Maybe this is my science fiction background talking, but you can't use something world-exploding like matter replication as a parallel for simply copying data. In fact--isn't that what the argument of "copyright infringement" versus "theft" hinges on? Doesn't the position of this site rely on the fact that there ARE huge fundamental differences between the physical and digital worlds? When that difference disappears, when we can make anything from basic resources on an individual level, our world as we know it will disappear as well. I think it will be a change for the better, but I think the parallel you quoted is hopelessly stilted to anyone who has seriously considered the implications of a universal assembler.

     

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    Michael Long, Sep 11th, 2009 @ 8:40pm

    So who always wants to eat the same tomato?

    Bad analogy. Let's say it can clone a tomato. Fine. That's the same exact identical tomato, each and every time. Which is fine if all you want to do is to eat the same exact identical tomato, over and over and over again.

    But where's the industry dedicated to producing new kinds of tomatoes each and every week?

    Or to translate, do you want to watch the same exact identical movie over and over and over again? Or would you like someone, just for the sake of variety, to maybe make a new movie you haven't seen before?

    With books and music and movies, we want people making new versions, do we not?

    He also wants it both ways. First he says, "This would put tomato farmers out of business. But these tomato farmers could likely start growing something else instead." But then, "There would still be demand for editors, producers, marketers, and all sorts of other services that these industries have always provided."

    First, they're put out of business, then they're in demand? Which is it? Scarce goods should be infinitely available and unprotected, but all of these industries are needed to produce new scarce goods that are immediately infinite once produced? Who foots the bill?

     

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    A, Sep 11th, 2009 @ 9:08pm

    There will be no industries who are paid to produce new goods.

    The only industry of the future is the industry who will distribute the goods.

    And this is exactly whats hapenning right now. The bittorrent trackers are paid. they are using datacenters.

     

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    Michael Long, Sep 11th, 2009 @ 9:11pm

    Replicators

    The problem with the replicator analogy is that we don't have one. Or, rather, we do, but for one specific class of products.

    Unfortunately, we don't have replicators for everything else, so the people who produce the "infinite" products we want and need can't just replicate the food and clothes and cars and homes that they need in turn. For that they need money, and for that they need someone to pay for the products that they create.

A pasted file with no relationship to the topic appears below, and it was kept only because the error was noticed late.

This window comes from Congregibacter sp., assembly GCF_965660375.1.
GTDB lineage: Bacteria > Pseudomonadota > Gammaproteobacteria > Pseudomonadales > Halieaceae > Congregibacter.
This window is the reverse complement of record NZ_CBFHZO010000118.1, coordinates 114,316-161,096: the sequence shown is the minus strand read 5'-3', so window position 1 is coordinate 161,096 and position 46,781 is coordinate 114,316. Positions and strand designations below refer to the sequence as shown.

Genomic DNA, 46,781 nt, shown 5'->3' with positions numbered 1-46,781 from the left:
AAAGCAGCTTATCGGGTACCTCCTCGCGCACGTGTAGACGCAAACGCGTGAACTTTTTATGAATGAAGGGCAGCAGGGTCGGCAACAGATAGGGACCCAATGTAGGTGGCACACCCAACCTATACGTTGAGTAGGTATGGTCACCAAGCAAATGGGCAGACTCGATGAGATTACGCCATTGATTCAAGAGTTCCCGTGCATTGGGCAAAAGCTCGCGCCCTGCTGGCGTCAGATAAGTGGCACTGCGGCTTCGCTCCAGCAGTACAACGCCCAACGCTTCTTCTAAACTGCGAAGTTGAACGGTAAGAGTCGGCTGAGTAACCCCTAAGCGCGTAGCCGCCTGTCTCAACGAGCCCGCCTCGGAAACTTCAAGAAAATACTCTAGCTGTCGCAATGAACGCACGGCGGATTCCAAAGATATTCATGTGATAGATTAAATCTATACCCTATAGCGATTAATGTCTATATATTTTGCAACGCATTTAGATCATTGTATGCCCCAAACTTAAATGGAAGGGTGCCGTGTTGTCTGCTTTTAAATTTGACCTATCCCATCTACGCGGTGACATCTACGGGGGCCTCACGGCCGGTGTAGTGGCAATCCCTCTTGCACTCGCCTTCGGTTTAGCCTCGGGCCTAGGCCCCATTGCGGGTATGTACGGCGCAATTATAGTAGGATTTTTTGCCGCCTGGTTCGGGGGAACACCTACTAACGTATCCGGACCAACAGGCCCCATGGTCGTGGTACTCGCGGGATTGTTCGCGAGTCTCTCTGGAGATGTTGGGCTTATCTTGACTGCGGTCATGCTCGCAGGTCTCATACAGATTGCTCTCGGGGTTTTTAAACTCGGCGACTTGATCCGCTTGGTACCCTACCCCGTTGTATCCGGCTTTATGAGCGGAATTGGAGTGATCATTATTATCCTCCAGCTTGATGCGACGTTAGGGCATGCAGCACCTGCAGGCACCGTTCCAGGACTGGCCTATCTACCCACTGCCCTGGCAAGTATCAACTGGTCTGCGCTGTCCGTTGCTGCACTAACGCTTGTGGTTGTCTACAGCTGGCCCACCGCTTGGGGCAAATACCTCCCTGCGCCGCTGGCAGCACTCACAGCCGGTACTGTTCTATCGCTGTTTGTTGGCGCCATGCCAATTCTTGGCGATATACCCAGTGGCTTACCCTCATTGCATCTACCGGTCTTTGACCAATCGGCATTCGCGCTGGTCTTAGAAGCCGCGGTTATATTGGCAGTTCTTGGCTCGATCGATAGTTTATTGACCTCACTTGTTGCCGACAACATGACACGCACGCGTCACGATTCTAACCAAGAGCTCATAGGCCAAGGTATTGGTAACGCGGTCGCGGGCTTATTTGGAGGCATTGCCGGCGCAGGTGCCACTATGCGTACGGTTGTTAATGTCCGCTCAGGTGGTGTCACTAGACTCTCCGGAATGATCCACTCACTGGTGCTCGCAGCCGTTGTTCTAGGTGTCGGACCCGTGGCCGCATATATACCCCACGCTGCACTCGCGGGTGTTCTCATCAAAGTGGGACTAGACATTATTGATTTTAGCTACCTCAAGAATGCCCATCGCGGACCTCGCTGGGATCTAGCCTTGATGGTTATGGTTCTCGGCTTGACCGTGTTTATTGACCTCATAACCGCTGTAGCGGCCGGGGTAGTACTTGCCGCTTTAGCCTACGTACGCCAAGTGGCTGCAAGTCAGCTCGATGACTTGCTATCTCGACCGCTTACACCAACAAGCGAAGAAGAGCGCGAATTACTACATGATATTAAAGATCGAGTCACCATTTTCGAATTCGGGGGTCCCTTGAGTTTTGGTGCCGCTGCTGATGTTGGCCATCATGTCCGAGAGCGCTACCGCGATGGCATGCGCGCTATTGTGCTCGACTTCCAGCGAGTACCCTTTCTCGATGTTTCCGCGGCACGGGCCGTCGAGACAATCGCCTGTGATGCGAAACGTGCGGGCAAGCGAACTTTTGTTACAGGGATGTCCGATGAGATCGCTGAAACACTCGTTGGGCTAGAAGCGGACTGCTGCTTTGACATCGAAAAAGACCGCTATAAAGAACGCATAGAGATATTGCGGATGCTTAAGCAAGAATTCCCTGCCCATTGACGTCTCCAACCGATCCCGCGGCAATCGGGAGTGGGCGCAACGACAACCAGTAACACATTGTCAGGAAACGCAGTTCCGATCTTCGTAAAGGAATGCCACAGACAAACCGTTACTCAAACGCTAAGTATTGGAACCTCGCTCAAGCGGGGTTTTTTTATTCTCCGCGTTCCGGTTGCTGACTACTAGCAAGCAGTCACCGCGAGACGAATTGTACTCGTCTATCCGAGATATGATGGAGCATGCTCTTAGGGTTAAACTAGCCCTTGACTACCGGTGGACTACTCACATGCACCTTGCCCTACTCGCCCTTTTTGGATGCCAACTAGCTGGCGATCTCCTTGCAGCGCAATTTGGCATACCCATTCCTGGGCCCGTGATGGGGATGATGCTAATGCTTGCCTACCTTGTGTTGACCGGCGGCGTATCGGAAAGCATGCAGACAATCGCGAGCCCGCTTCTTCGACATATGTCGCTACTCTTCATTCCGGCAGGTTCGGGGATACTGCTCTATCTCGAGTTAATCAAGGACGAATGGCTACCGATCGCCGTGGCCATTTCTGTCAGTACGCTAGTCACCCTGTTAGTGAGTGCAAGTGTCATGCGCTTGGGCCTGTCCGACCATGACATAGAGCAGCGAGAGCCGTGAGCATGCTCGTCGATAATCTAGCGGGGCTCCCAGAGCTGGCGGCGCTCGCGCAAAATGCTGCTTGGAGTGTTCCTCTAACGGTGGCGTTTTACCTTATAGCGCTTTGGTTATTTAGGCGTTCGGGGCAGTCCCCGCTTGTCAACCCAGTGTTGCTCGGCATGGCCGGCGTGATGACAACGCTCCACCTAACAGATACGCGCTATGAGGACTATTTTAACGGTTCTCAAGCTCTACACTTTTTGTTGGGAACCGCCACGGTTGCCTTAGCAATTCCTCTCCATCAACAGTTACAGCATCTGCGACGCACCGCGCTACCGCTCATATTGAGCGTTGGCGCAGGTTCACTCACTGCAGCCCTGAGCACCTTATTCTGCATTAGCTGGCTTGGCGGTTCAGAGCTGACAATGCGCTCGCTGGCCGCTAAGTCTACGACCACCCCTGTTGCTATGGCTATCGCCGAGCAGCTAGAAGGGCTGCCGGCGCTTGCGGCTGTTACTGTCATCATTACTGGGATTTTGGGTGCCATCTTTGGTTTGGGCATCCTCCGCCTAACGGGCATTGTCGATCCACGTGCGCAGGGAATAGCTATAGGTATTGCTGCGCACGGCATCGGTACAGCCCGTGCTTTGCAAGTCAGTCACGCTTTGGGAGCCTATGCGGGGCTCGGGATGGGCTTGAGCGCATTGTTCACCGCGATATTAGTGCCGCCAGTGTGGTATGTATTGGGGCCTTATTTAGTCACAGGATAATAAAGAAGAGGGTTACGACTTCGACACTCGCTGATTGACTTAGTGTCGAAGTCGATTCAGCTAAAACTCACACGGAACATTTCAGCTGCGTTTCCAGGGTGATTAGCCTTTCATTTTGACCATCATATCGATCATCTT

Hence the disconnect.

    The last paragraph begins, "Reasonable people aren't calling for the abolition of the music, publishing, and movie industries."

    But how many people are in fact, reasonable? Are the hords who run torrent servers late at night, trading in those selfsame goods, in fact reasonable?

    Or are they, like the studios, in it mostly for themselves?

     

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    jdub (profile), Sep 11th, 2009 @ 10:30pm

    Re: Replicator Machines

    The analogy doesn't fail at all. Think of the tomato as a song, and that tomato can be shared infinitely with everyone. Now think of the best tomato sandwich, as a different song, the best tomato soup, an even different song from the first. Each one unique from one another, and all infinitely shared.

    You are right whenever we do figure out food replication, it'll definitely change or economy drastically, more so then whats going on with the digital revolution that's going on right now, and I guarantee it''l probably be a worse battle then whats happening at present.

    The RIAA/MPAA tactics right now in there attempts to limit progress is like at truck driving down the highway at 100mph, with the foot to the gas, and putting the emergency brake on. Sure you'll slow down, but you'll end up super heating the brakes, to failure, and then your right back up to doing 100mph again, only now you have no brakes.

     

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    Spanky, Sep 11th, 2009 @ 10:47pm

    Your analogy fails horribly. We will never have replicators. The National Food Council will see to that.

     

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    Doctor Strange, Sep 11th, 2009 @ 11:10pm